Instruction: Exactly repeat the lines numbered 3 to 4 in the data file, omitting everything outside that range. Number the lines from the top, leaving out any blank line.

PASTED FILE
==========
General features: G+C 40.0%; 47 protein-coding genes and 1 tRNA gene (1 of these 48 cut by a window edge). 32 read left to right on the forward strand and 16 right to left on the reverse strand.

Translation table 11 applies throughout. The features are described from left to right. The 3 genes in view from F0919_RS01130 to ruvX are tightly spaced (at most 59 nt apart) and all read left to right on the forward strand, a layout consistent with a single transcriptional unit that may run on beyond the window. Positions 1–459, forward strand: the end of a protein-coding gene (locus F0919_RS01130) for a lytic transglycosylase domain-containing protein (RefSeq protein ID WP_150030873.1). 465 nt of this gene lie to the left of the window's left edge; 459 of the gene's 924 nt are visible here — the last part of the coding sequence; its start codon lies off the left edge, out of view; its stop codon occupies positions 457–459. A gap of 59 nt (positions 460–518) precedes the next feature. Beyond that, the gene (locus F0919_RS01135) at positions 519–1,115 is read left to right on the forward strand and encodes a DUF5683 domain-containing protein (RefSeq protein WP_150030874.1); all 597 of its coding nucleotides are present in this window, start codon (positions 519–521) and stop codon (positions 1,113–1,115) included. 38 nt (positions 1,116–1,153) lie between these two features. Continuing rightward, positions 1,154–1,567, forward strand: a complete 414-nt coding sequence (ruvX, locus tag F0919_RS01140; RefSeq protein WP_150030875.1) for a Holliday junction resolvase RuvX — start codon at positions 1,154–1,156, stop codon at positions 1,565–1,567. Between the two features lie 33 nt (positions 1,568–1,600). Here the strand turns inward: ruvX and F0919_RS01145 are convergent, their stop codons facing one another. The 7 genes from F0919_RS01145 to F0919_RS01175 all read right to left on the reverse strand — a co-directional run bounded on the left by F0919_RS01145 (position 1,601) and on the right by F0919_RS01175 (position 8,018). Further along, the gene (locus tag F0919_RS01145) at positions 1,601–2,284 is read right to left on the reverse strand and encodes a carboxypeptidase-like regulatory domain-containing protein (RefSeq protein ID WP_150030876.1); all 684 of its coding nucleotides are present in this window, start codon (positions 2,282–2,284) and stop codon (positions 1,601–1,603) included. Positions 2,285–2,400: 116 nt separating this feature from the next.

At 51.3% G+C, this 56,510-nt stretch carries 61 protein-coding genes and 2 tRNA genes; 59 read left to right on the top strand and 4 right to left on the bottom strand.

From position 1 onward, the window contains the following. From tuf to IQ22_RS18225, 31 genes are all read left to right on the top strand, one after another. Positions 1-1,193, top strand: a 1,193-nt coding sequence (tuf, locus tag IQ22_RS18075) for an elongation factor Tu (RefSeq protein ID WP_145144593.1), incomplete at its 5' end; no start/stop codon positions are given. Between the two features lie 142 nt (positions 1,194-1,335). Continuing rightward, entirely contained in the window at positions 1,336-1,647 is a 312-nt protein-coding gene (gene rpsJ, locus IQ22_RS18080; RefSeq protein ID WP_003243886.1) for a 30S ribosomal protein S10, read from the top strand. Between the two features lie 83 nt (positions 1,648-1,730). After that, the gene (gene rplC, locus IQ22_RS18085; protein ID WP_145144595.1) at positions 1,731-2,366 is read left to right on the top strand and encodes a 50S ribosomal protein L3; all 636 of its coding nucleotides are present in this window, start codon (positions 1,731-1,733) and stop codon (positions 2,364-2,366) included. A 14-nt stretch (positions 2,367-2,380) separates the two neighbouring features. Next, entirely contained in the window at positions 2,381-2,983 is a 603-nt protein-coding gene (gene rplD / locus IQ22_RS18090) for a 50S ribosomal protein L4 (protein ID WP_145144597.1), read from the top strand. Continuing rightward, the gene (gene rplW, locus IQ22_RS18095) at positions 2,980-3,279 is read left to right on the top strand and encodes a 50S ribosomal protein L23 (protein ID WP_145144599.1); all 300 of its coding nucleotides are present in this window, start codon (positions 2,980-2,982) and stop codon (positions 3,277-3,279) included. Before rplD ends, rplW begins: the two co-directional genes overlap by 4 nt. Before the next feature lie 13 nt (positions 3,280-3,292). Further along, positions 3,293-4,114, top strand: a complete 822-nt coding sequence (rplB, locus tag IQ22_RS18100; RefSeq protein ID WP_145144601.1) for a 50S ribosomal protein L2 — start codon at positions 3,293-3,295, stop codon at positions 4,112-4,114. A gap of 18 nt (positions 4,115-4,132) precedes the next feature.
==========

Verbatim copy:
At 51.3% G+C, this 56,510-nt stretch carries 61 protein-coding genes and 2 tRNA genes; 59 read left to right on the top strand and 4 right to left on the bottom strand.

From position 1 onward, the window contains the following. From tuf to IQ22_RS18225, 31 genes are all read left to right on the top strand, one after another. Positions 1-1,193, top strand: a 1,193-nt coding sequence (tuf, locus tag IQ22_RS18075) for an elongation factor Tu (RefSeq protein ID WP_145144593.1), incomplete at its 5' end; no start/stop codon positions are given. Between the two features lie 142 nt (positions 1,194-1,335). Continuing rightward, entirely contained in the window at positions 1,336-1,647 is a 312-nt protein-coding gene (gene rpsJ, locus IQ22_RS18080; RefSeq protein ID WP_003243886.1) for a 30S ribosomal protein S10, read from the top strand. Between the two features lie 83 nt (positions 1,648-1,730). After that, the gene (gene rplC, locus IQ22_RS18085; protein ID WP_145144595.1) at positions 1,731-2,366 is read left to right on the top strand and encodes a 50S ribosomal protein L3; all 636 of its coding nucleotides are present in this window, start codon (positions 1,731-1,733) and stop codon (positions 2,364-2,366) included. A 14-nt stretch (positions 2,367-2,380) separates the two neighbouring features. Next, entirely contained in the window at positions 2,381-2,983 is a 603-nt protein-coding gene (gene rplD / locus IQ22_RS18090) for a 50S ribosomal protein L4 (protein ID WP_145144597.1), read from the top strand. Continuing rightward, the gene (gene rplW, locus IQ22_RS18095) at positions 2,980-3,279 is read left to right on the top strand and encodes a 50S ribosomal protein L23 (protein ID WP_145144599.1); all 300 of its coding nucleotides are present in this window, start codon (positions 2,980-2,982) and stop codon (positions 3,277-3,279) included. Before rplD ends, rplW begins: the two co-directional genes overlap by 4 nt. Before the next feature lie 13 nt (positions 3,280-3,292). Further along, positions 3,293-4,114, top strand: a complete 822-nt coding sequence (rplB, locus tag IQ22_RS18100; RefSeq protein ID WP_145144601.1) for a 50S ribosomal protein L2 — start codon at positions 3,293-3,295, stop codon at positions 4,112-4,114. A gap of 18 nt (positions 4,115-4,132) precedes the next feature.